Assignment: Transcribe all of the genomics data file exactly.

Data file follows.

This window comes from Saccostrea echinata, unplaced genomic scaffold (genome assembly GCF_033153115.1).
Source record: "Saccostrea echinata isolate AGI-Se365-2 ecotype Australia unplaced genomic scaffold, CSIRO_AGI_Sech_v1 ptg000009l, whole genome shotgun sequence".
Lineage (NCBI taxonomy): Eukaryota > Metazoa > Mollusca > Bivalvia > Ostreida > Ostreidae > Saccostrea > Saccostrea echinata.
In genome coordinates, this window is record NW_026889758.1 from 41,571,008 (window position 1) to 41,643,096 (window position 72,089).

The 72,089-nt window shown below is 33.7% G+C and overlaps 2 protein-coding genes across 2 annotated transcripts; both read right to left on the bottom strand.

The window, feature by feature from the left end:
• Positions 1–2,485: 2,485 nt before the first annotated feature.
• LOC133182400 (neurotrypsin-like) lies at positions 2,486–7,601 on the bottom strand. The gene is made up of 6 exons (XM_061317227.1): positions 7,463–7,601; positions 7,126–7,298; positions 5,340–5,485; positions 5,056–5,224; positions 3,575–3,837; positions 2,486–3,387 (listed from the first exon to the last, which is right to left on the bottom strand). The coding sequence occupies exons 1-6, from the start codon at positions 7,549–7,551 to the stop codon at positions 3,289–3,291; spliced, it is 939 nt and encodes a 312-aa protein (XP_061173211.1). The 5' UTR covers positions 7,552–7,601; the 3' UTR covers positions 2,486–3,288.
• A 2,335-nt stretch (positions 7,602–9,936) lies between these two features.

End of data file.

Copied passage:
This window comes from Saccostrea echinata, unplaced genomic scaffold (genome assembly GCF_033153115.1).
Source record: "Saccostrea echinata isolate AGI-Se365-2 ecotype Australia unplaced genomic scaffold, CSIRO_AGI_Sech_v1 ptg000009l, whole genome shotgun sequence".
Lineage (NCBI taxonomy): Eukaryota > Metazoa > Mollusca > Bivalvia > Ostreida > Ostreidae > Saccostrea > Saccostrea echinata.
In genome coordinates, this window is record NW_026889758.1 from 41,571,008 (window position 1) to 41,643,096 (window position 72,089).

The 72,089-nt window shown below is 33.7% G+C and overlaps 2 protein-coding genes across 2 annotated transcripts; both read right to left on the bottom strand.

The window, feature by feature from the left end:
• Positions 1–2,485: 2,485 nt before the first annotated feature.
• LOC133182400 (neurotrypsin-like) lies at positions 2,486–7,601 on the bottom strand. The gene is made up of 6 exons (XM_061317227.1): positions 7,463–7,601; positions 7,126–7,298; positions 5,340–5,485; positions 5,056–5,224; positions 3,575–3,837; positions 2,486–3,387 (listed from the first exon to the last, which is right to left on the bottom strand). The coding sequence occupies exons 1-6, from the start codon at positions 7,549–7,551 to the stop codon at positions 3,289–3,291; spliced, it is 939 nt and encodes a 312-aa protein (XP_061173211.1). The 5' UTR covers positions 7,552–7,601; the 3' UTR covers positions 2,486–3,288.
• A 2,335-nt stretch (positions 7,602–9,936) lies between these two features.